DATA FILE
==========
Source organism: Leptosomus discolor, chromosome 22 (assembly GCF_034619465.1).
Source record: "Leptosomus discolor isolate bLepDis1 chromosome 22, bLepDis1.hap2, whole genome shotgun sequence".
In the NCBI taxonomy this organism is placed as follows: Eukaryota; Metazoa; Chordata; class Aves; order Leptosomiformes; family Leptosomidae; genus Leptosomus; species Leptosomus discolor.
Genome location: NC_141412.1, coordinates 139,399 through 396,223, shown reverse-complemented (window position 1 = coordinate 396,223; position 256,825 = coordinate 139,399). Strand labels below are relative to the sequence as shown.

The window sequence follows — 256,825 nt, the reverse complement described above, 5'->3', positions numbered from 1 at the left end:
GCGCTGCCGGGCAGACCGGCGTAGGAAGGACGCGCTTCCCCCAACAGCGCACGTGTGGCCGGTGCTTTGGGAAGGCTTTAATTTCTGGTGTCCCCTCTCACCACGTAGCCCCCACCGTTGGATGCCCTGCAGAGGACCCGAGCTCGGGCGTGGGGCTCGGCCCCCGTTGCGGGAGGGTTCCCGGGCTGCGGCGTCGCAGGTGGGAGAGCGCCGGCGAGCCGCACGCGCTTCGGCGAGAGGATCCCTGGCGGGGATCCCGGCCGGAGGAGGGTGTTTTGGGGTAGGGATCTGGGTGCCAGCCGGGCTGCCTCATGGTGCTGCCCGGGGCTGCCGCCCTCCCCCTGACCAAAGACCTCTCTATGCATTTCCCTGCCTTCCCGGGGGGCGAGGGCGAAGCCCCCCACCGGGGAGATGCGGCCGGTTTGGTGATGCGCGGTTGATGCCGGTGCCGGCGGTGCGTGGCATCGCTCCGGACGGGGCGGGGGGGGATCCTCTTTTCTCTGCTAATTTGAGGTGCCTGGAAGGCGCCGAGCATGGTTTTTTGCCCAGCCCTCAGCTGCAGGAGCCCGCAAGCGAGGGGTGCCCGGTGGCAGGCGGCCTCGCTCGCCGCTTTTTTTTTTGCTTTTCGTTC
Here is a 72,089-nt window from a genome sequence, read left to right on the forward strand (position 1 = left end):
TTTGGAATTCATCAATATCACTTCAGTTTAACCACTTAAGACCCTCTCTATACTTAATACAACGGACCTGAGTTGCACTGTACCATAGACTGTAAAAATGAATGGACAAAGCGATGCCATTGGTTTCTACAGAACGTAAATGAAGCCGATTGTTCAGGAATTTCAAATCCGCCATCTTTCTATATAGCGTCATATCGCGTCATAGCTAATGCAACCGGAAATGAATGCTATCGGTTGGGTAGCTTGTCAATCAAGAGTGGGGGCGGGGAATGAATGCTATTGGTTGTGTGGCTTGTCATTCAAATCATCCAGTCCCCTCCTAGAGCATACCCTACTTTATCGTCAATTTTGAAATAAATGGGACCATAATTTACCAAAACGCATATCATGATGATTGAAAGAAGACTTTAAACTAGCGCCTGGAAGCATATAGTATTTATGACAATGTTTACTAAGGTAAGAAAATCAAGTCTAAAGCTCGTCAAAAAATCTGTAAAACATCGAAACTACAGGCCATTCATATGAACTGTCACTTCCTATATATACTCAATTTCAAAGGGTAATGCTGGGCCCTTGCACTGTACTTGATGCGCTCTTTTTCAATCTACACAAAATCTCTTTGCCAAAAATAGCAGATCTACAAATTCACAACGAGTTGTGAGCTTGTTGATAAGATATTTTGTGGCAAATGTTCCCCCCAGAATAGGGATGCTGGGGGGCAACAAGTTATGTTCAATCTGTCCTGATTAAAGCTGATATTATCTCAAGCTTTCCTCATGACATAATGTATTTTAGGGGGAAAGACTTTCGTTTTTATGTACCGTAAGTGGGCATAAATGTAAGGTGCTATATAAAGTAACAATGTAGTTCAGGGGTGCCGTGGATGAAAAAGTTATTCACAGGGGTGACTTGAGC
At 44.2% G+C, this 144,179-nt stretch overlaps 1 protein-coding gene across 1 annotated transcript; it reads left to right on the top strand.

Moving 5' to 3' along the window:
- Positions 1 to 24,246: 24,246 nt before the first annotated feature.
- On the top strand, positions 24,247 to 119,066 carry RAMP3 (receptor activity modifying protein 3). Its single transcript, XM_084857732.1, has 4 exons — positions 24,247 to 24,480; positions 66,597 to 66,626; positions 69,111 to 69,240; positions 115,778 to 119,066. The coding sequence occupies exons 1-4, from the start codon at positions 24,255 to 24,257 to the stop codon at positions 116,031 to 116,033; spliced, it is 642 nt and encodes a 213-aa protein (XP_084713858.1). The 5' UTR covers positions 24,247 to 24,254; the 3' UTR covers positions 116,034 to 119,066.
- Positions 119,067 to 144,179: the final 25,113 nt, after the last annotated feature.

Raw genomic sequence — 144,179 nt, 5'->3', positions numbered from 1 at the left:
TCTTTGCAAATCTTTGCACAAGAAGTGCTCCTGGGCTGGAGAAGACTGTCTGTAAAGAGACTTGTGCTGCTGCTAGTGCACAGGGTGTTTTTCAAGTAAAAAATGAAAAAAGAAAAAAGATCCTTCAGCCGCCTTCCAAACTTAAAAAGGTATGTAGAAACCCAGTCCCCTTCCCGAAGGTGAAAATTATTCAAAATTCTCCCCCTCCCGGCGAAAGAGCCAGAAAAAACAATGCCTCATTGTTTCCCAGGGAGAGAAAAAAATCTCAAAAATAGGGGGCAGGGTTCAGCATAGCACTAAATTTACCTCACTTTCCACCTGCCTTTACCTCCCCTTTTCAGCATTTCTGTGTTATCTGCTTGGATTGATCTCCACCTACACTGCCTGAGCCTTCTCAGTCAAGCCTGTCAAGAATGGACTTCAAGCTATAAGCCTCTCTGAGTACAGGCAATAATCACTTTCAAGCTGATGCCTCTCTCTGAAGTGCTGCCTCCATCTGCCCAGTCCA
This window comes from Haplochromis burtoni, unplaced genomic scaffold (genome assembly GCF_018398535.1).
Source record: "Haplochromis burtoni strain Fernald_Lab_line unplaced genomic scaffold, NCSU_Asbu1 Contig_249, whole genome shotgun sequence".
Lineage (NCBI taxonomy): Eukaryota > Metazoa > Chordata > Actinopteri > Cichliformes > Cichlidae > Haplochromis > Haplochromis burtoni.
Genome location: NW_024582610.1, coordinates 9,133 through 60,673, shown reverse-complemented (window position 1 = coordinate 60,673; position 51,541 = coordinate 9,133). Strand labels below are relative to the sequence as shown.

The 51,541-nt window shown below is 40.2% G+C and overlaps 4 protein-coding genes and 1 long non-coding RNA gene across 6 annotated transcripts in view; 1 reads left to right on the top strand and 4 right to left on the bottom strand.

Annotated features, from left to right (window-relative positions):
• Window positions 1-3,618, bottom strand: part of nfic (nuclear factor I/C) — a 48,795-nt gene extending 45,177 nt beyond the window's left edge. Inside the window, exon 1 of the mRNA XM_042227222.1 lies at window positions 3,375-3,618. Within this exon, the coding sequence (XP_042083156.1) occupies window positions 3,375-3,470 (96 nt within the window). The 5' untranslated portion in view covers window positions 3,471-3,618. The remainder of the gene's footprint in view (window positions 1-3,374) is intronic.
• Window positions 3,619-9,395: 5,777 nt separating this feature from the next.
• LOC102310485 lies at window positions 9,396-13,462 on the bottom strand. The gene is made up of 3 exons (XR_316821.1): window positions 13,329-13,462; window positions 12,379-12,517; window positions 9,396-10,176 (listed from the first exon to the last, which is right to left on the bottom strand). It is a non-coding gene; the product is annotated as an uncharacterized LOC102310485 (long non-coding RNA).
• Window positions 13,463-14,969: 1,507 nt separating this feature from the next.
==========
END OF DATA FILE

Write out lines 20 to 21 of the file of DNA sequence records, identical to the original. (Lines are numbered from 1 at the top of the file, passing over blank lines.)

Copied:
The 51,541-nt window shown below is 40.2% G+C and overlaps 4 protein-coding genes and 1 long non-coding RNA gene across 6 annotated transcripts in view; 1 reads left to right on the top strand and 4 right to left on the bottom strand.

Annotated features, from left to right (window-relative positions):